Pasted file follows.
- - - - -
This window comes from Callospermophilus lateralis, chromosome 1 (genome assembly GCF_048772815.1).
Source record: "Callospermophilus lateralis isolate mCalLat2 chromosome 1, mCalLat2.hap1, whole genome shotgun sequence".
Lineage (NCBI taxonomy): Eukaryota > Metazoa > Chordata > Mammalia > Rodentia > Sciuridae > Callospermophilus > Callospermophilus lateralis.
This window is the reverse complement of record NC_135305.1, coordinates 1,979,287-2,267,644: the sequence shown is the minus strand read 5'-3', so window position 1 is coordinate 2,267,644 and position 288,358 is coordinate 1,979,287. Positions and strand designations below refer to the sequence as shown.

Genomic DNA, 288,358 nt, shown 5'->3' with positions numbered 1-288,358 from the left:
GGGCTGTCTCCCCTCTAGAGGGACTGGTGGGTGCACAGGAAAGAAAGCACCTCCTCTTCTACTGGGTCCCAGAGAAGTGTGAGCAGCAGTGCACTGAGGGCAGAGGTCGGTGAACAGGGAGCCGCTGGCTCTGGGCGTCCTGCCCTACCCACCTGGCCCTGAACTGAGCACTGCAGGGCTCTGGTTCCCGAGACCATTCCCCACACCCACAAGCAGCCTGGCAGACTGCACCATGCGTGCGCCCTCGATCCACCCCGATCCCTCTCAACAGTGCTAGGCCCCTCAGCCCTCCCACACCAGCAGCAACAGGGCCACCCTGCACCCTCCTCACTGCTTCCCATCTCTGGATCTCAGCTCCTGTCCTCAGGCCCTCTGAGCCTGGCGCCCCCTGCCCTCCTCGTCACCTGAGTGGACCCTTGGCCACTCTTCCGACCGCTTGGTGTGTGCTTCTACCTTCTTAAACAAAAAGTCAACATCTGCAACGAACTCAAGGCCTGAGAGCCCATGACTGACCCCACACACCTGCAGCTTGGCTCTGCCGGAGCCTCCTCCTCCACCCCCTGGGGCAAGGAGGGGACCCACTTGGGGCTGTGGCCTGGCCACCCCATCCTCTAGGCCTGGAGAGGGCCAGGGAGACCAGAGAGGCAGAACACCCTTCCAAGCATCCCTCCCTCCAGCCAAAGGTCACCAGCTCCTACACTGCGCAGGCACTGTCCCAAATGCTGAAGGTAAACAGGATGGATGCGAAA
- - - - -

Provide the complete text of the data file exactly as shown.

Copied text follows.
This window comes from Callospermophilus lateralis, chromosome 1 (genome assembly GCF_048772815.1).
Source record: "Callospermophilus lateralis isolate mCalLat2 chromosome 1, mCalLat2.hap1, whole genome shotgun sequence".
Lineage (NCBI taxonomy): Eukaryota > Metazoa > Chordata > Mammalia > Rodentia > Sciuridae > Callospermophilus > Callospermophilus lateralis.
This window is the reverse complement of record NC_135305.1, coordinates 1,979,287-2,267,644: the sequence shown is the minus strand read 5'-3', so window position 1 is coordinate 2,267,644 and position 288,358 is coordinate 1,979,287. Positions and strand designations below refer to the sequence as shown.

Genomic DNA, 288,358 nt, shown 5'->3' with positions numbered 1-288,358 from the left:
GGGCTGTCTCCCCTCTAGAGGGACTGGTGGGTGCACAGGAAAGAAAGCACCTCCTCTTCTACTGGGTCCCAGAGAAGTGTGAGCAGCAGTGCACTGAGGGCAGAGGTCGGTGAACAGGGAGCCGCTGGCTCTGGGCGTCCTGCCCTACCCACCTGGCCCTGAACTGAGCACTGCAGGGCTCTGGTTCCCGAGACCATTCCCCACACCCACAAGCAGCCTGGCAGACTGCACCATGCGTGCGCCCTCGATCCACCCCGATCCCTCTCAACAGTGCTAGGCCCCTCAGCCCTCCCACACCAGCAGCAACAGGGCCACCCTGCACCCTCCTCACTGCTTCCCATCTCTGGATCTCAGCTCCTGTCCTCAGGCCCTCTGAGCCTGGCGCCCCCTGCCCTCCTCGTCACCTGAGTGGACCCTTGGCCACTCTTCCGACCGCTTGGTGTGTGCTTCTACCTTCTTAAACAAAAAGTCAACATCTGCAACGAACTCAAGGCCTGAGAGCCCATGACTGACCCCACACACCTGCAGCTTGGCTCTGCCGGAGCCTCCTCCTCCACCCCCTGGGGCAAGGAGGGGACCCACTTGGGGCTGTGGCCTGGCCACCCCATCCTCTAGGCCTGGAGAGGGCCAGGGAGACCAGAGAGGCAGAACACCCTTCCAAGCATCCCTCCCTCCAGCCAAAGGTCACCAGCTCCTACACTGCGCAGGCACTGTCCCAAATGCTGAAGGTAAACAGGATGGATGCGAAA